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Aust stocks close firmer after Greek deal

The Australian share market has closed firmer as a Greek debt deal and stronger full-year profit guidance from vaccine maker CSL injected confidence.

At 1615 AEDT on Tuesday, the benchmark S&P/ASX200 index edged up 32.6 points, or 0.74 per cent, to 4,456.8 points, while the broader All Ordinaries index had firmed 29.9 points, or 0.67 per cent, to 4,473.4 points.

On the ASX 24, the December share price index futures contract was 40 points higher at 4,472 points, with 19,962 contracts traded, preliminary calculations say.

The Australian market continued its positive run in early afternoon trade after eurozone finance ministers and the International Monetary Fund agreed to release 43.7 billion euros ($A54.63 billion) in loans to Greece.

European Central Bank president Mario Draghi said the deal, including debt relief for decades to come, would "certainly reduce the uncertainty and strengthen confidence in Europe and in Greece".

Bell Direct equities analyst Julia Lee said the news helped buoy the Australian share market, along with trade in South Korea and the US futures market.

"It's been a positive for the market," she told AAP.

But the Australian market underperformed key Asian markets as the Shanghai Composite Index fell below the 2000-point mark, reviving concerns about a slowdown in Chinese growth.

"That takes the Chinese market to levels not seen since the global financial crisis," Ms Lee said.

CSL's upgrading of its profit guidance for this financial year saw shares in the blood products and vaccine maker rise above $50 for the first time.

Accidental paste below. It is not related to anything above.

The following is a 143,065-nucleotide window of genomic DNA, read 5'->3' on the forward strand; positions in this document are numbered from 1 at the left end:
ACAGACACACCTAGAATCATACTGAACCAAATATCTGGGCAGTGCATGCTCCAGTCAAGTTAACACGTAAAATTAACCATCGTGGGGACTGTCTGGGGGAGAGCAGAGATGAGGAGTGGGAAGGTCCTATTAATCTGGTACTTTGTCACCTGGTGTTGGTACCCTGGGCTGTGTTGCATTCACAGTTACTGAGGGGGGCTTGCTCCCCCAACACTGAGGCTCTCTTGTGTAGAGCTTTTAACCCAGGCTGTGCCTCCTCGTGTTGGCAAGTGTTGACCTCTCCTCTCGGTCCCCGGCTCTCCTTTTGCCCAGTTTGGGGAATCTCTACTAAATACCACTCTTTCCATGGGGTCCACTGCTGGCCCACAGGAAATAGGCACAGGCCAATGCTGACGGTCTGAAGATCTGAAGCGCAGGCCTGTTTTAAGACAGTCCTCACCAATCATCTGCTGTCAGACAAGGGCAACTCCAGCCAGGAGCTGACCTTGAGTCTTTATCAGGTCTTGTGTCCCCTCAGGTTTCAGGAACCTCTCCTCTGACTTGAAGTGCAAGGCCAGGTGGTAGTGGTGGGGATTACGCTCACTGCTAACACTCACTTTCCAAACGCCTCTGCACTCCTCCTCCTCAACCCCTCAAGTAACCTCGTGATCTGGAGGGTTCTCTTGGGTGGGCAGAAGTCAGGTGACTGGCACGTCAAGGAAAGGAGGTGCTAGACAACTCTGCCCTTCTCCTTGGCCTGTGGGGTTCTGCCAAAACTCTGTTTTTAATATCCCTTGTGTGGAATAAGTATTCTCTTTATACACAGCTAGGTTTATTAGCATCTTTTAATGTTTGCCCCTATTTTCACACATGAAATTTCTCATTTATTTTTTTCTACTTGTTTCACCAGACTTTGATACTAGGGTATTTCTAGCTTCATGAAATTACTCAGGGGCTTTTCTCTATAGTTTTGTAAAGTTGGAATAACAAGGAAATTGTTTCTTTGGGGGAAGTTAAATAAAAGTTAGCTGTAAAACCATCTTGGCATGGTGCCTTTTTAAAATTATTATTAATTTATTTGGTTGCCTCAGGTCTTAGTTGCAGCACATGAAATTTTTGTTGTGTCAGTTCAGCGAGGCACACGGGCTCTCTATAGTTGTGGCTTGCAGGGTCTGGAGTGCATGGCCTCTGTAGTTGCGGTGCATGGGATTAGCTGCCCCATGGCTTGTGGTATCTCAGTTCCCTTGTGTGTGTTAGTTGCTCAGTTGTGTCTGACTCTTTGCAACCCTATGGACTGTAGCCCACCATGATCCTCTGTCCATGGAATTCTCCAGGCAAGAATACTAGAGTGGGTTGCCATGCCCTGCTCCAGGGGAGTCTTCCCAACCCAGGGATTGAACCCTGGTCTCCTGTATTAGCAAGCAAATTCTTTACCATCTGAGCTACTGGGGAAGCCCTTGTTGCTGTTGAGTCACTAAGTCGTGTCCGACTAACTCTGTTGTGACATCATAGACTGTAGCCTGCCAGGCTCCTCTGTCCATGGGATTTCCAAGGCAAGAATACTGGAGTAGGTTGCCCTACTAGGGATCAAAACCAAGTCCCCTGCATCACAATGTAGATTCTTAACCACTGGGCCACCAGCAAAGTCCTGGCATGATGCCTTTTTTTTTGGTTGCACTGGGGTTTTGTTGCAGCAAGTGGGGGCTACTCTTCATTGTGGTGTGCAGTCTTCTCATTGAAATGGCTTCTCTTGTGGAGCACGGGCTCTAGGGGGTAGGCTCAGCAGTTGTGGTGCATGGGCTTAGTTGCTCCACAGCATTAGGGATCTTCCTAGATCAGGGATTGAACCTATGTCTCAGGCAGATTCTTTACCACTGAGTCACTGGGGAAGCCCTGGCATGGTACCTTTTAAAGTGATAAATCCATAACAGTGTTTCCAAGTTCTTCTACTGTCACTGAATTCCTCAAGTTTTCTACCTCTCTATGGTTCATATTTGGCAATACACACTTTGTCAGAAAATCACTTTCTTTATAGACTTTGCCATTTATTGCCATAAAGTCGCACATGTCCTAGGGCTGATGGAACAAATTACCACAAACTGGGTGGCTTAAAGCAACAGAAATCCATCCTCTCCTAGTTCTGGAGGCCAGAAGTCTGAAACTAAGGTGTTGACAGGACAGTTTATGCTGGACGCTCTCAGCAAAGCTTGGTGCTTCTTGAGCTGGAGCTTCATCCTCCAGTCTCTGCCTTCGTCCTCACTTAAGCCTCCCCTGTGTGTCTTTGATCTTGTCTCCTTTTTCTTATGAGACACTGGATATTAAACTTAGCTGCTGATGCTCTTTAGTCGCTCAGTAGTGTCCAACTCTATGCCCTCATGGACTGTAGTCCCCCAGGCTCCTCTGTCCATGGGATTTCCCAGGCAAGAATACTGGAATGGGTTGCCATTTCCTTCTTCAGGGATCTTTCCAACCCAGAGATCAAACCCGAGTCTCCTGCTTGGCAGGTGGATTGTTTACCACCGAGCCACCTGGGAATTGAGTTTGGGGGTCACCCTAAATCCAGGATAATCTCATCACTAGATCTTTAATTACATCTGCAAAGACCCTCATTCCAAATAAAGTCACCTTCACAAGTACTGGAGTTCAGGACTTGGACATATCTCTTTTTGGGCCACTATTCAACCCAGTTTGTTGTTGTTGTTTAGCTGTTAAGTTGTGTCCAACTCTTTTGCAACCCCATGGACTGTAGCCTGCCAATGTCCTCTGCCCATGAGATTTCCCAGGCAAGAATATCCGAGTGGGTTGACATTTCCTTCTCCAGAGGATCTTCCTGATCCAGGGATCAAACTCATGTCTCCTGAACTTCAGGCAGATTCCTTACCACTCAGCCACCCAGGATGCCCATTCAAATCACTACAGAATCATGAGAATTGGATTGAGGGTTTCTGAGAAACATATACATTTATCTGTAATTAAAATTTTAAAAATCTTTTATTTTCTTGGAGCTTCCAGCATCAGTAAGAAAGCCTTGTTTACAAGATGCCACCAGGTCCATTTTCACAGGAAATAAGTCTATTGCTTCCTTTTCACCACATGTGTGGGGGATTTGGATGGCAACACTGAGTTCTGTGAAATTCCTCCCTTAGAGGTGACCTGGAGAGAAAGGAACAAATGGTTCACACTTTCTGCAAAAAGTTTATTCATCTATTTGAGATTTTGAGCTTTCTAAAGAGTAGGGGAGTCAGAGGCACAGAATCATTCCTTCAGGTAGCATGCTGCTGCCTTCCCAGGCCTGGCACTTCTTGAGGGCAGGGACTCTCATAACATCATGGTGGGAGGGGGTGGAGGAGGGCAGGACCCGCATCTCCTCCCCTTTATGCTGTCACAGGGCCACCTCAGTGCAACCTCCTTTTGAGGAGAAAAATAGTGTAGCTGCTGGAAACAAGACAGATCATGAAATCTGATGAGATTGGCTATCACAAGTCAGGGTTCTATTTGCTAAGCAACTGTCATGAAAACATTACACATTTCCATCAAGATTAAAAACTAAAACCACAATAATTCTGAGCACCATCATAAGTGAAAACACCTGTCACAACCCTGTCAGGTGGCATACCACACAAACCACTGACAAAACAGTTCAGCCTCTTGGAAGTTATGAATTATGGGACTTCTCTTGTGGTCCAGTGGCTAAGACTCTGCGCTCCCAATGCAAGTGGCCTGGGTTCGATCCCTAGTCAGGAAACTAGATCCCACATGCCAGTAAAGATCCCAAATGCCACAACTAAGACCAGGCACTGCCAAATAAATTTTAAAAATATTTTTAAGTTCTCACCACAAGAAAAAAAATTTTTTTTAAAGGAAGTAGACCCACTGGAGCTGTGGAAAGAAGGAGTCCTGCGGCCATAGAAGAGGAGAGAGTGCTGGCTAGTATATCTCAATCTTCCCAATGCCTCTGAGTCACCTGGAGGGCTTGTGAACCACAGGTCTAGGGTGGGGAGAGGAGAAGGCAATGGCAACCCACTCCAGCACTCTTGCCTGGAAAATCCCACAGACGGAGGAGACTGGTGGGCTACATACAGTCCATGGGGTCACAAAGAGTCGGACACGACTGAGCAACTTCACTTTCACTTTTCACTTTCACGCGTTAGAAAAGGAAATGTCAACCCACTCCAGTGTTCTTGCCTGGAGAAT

Ms Lee said CSL's stronger performance added six points to the Australian indices, as defensive health care stocks grew by four per cent on Tuesday.

"Investors have been liking companies that have been growing their earnings and health care have been growing their earnings," Ms Lee said.

CSL shares closed up $3.23 to $50.01, after the company forecast profit after tax in the 2012/13 financial year growing by about 20 per cent, up from $US1.02 billion in 2011/12.

In August, CSL forecast profit growth of about 12 per cent.

Retail shares, however, were under pressure even though Harvey Norman chairman Gerry Harvey told reporters he expected Christmas sales to be stronger in 2012.

Following its annual general meeting, Harvey Norman shares shed two cents to touch $1.82 but Ms Bell said investors were squaring profits after a strong week for retail stocks.

Among the major banks, Commonwealth Bank added seven cents to $59.22, ANZ gained 24 cents to $23.81, National Australia Bank advanced 13 cents to $23.83 and Westpac put on 13 cents at $24.89.

In the resources sector, global miner BHP Billiton was 19 cents richer at $34.20 and Rio Tinto found 57 cents at $57.78.

Preliminary national turnover was 1.416 billion securities worth $3.609 billion, with 484 stocks up, 442 down and 360 unchanged.

On Wall Street on Monday, the Dow Jones Industrial Average shed 42.31 points, or 0.33 per cent, to 12,967.37 points.